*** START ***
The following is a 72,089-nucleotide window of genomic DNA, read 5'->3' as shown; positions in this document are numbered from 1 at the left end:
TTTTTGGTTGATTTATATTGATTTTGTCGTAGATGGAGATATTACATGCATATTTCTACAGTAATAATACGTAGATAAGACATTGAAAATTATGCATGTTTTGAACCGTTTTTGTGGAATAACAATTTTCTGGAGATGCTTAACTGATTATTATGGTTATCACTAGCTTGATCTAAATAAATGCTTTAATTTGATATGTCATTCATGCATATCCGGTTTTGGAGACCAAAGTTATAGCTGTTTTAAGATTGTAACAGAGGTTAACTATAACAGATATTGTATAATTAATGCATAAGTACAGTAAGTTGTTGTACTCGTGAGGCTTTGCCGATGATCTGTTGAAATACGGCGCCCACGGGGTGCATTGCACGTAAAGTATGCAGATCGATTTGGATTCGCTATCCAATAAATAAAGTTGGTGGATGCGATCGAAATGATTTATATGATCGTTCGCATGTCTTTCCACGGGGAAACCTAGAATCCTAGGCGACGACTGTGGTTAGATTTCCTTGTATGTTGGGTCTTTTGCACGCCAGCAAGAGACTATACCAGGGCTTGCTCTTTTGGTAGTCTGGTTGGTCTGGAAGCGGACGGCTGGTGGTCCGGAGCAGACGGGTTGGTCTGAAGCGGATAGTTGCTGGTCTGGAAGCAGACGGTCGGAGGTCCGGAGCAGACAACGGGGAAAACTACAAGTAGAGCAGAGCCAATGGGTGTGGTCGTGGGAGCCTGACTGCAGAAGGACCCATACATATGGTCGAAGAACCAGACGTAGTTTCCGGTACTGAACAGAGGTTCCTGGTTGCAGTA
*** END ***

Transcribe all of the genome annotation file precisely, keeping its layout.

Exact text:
The following is a 72,089-nucleotide window of genomic DNA, read 5'->3' as shown; positions in this document are numbered from 1 at the left end:
TTTTTGGTTGATTTATATTGATTTTGTCGTAGATGGAGATATTACATGCATATTTCTACAGTAATAATACGTAGATAAGACATTGAAAATTATGCATGTTTTGAACCGTTTTTGTGGAATAACAATTTTCTGGAGATGCTTAACTGATTATTATGGTTATCACTAGCTTGATCTAAATAAATGCTTTAATTTGATATGTCATTCATGCATATCCGGTTTTGGAGACCAAAGTTATAGCTGTTTTAAGATTGTAACAGAGGTTAACTATAACAGATATTGTATAATTAATGCATAAGTACAGTAAGTTGTTGTACTCGTGAGGCTTTGCCGATGATCTGTTGAAATACGGCGCCCACGGGGTGCATTGCACGTAAAGTATGCAGATCGATTTGGATTCGCTATCCAATAAATAAAGTTGGTGGATGCGATCGAAATGATTTATATGATCGTTCGCATGTCTTTCCACGGGGAAACCTAGAATCCTAGGCGACGACTGTGGTTAGATTTCCTTGTATGTTGGGTCTTTTGCACGCCAGCAAGAGACTATACCAGGGCTTGCTCTTTTGGTAGTCTGGTTGGTCTGGAAGCGGACGGCTGGTGGTCCGGAGCAGACGGGTTGGTCTGAAGCGGATAGTTGCTGGTCTGGAAGCAGACGGTCGGAGGTCCGGAGCAGACAACGGGGAAAACTACAAGTAGAGCAGAGCCAATGGGTGTGGTCGTGGGAGCCTGACTGCAGAAGGACCCATACATATGGTCGAAGAACCAGACGTAGTTTCCGGTACTGAACAGAGGTTCCTGGTTGCAGTA